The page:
The first thing to know about fly fishing is that you will always be learning. It’s part of the beauty of the sport. Always refreshing old ideas, picking up new tricks, and slowing down to let in some knowledge. I have scoured the internet and a couple of books to pull out all of the terms that I can think of to compile into this list. In all honesty, it was a practice of learning myself.
Anadromous Fish: Fish that are born in freshwater, migrate to saltwater to grow, and return to freshwater to spawn, such as salmon and steelhead.
Arbor: The center part of a fly reel where first backing and then line is wound (see Large Arbor, Standard Arbor, Mid-Arbor).
Arbor knot: A knot used for tying backing to the arbor of the fly reel.
Back Cast: In fly fishing, casting is a back-and-forth motion of the rod and line that allows you to place your fly where you’d like. The back cast is when your rod and line are behind you.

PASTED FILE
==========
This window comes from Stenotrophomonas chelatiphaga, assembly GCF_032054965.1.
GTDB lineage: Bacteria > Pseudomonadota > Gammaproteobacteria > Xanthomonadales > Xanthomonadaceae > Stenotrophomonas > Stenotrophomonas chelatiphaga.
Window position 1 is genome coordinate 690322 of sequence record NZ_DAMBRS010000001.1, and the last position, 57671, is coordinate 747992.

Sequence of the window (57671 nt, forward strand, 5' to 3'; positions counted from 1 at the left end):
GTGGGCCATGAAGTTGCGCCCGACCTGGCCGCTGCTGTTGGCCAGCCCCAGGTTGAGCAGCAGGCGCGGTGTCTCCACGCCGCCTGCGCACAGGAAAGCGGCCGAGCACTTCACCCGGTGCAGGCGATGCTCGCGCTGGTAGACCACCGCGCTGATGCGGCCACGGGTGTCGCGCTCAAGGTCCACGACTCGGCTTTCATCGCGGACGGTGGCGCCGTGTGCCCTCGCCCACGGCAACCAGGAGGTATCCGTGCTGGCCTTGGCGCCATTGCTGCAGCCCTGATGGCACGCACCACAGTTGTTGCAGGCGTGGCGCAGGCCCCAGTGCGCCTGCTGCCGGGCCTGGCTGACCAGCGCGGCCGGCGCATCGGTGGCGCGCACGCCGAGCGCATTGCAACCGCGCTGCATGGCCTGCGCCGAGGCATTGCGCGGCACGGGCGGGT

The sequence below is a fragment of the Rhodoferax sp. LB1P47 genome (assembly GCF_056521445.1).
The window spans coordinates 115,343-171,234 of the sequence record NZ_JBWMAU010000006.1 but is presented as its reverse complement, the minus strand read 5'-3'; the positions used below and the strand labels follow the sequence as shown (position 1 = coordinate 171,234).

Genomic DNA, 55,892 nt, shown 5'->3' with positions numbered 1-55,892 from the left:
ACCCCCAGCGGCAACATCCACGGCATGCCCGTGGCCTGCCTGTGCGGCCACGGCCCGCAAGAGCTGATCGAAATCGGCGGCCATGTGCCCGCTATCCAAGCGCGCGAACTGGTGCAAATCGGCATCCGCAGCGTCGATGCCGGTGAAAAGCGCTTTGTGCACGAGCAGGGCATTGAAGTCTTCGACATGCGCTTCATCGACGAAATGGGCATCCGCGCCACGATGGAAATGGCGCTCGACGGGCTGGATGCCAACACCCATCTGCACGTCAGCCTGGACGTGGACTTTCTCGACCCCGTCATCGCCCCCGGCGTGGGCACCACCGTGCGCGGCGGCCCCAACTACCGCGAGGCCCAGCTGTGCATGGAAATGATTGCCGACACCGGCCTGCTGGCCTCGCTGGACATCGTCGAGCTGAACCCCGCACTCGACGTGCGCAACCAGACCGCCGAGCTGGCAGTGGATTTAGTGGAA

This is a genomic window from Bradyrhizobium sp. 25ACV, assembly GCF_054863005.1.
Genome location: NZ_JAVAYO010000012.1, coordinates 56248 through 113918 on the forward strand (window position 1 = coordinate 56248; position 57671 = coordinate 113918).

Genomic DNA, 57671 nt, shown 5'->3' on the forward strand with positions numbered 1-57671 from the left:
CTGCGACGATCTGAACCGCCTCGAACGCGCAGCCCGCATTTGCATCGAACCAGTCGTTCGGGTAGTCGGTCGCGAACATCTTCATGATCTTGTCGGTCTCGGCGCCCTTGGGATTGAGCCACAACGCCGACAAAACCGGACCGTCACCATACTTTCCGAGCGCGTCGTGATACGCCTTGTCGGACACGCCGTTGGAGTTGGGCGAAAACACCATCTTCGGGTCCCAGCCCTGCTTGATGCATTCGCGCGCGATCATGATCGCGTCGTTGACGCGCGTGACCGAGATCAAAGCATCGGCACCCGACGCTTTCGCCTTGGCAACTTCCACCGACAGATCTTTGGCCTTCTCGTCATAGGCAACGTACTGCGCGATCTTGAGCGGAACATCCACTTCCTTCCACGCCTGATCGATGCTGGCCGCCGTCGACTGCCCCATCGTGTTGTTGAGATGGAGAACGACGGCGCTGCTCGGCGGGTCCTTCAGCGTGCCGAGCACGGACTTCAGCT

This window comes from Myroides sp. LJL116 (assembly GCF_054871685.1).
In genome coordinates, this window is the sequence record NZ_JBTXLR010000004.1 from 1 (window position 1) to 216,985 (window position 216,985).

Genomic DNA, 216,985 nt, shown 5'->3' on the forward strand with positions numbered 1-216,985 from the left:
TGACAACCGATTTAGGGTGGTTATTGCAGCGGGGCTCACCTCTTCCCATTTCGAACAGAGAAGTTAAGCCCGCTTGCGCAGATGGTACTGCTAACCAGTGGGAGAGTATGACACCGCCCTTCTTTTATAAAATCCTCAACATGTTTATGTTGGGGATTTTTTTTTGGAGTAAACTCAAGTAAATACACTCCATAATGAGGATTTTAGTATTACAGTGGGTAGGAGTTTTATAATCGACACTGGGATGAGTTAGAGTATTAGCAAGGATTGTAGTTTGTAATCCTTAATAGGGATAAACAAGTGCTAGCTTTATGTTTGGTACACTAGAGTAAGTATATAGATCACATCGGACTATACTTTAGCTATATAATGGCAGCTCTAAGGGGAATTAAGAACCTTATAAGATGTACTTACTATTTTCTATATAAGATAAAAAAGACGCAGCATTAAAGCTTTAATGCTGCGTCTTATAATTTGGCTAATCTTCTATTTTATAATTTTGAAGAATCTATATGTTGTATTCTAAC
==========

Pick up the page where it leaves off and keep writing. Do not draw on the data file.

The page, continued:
Backing: An added braided line that connects the reel’s spool to the fly line. Since fly lines average 75-115 feet in length, the lines require backing for those adrenaline-charged times when a large fish runs out all of the regular fly line.
Barb: The backward facing projection cut into a hook.
Barbless: Barbless hooks are either manufactured without a barb or the barb is squeezed down using hemostats or pliers. ‘Going barbless’ makes it easier to remove a hook and minimizes the handling and potential damage to a fish you intend to release.
Beadhead: A style of fly utilizing a bead immediately behind the hook eye. Some beads help a fly sink, but others are floaters.